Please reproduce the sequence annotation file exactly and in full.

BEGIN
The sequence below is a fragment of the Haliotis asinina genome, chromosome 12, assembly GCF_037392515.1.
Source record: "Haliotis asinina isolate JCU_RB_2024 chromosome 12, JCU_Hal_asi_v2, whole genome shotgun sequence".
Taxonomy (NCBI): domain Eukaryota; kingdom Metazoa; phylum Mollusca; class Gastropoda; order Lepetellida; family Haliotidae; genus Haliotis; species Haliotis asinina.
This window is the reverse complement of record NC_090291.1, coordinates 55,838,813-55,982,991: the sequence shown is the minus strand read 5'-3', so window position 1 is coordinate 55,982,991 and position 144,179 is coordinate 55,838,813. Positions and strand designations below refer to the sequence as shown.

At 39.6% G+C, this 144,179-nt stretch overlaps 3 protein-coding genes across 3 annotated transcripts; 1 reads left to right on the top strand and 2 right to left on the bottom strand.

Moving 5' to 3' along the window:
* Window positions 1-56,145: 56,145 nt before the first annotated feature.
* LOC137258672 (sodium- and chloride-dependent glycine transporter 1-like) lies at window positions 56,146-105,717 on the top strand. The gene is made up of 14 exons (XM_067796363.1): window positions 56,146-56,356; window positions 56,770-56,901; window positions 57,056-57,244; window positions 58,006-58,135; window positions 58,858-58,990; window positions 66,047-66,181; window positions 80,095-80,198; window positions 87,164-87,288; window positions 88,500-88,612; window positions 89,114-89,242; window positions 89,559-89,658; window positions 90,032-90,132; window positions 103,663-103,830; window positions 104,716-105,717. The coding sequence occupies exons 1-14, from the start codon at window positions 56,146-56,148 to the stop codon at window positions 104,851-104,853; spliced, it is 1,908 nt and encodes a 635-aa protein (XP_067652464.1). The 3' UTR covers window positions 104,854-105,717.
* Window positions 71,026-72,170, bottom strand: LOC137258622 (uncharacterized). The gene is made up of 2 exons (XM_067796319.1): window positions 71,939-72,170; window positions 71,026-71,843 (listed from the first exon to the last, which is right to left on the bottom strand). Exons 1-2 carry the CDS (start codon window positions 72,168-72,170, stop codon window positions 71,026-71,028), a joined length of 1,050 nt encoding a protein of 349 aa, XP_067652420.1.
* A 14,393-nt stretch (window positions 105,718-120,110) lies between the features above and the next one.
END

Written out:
The sequence below is a fragment of the Haliotis asinina genome, chromosome 12, assembly GCF_037392515.1.
Source record: "Haliotis asinina isolate JCU_RB_2024 chromosome 12, JCU_Hal_asi_v2, whole genome shotgun sequence".
Taxonomy (NCBI): domain Eukaryota; kingdom Metazoa; phylum Mollusca; class Gastropoda; order Lepetellida; family Haliotidae; genus Haliotis; species Haliotis asinina.
This window is the reverse complement of record NC_090291.1, coordinates 55,838,813-55,982,991: the sequence shown is the minus strand read 5'-3', so window position 1 is coordinate 55,982,991 and position 144,179 is coordinate 55,838,813. Positions and strand designations below refer to the sequence as shown.

At 39.6% G+C, this 144,179-nt stretch overlaps 3 protein-coding genes across 3 annotated transcripts; 1 reads left to right on the top strand and 2 right to left on the bottom strand.

Moving 5' to 3' along the window:
* Window positions 1-56,145: 56,145 nt before the first annotated feature.
* LOC137258672 (sodium- and chloride-dependent glycine transporter 1-like) lies at window positions 56,146-105,717 on the top strand. The gene is made up of 14 exons (XM_067796363.1): window positions 56,146-56,356; window positions 56,770-56,901; window positions 57,056-57,244; window positions 58,006-58,135; window positions 58,858-58,990; window positions 66,047-66,181; window positions 80,095-80,198; window positions 87,164-87,288; window positions 88,500-88,612; window positions 89,114-89,242; window positions 89,559-89,658; window positions 90,032-90,132; window positions 103,663-103,830; window positions 104,716-105,717. The coding sequence occupies exons 1-14, from the start codon at window positions 56,146-56,148 to the stop codon at window positions 104,851-104,853; spliced, it is 1,908 nt and encodes a 635-aa protein (XP_067652464.1). The 3' UTR covers window positions 104,854-105,717.
* Window positions 71,026-72,170, bottom strand: LOC137258622 (uncharacterized). The gene is made up of 2 exons (XM_067796319.1): window positions 71,939-72,170; window positions 71,026-71,843 (listed from the first exon to the last, which is right to left on the bottom strand). Exons 1-2 carry the CDS (start codon window positions 72,168-72,170, stop codon window positions 71,026-71,028), a joined length of 1,050 nt encoding a protein of 349 aa, XP_067652420.1.
* A 14,393-nt stretch (window positions 105,718-120,110) lies between the features above and the next one.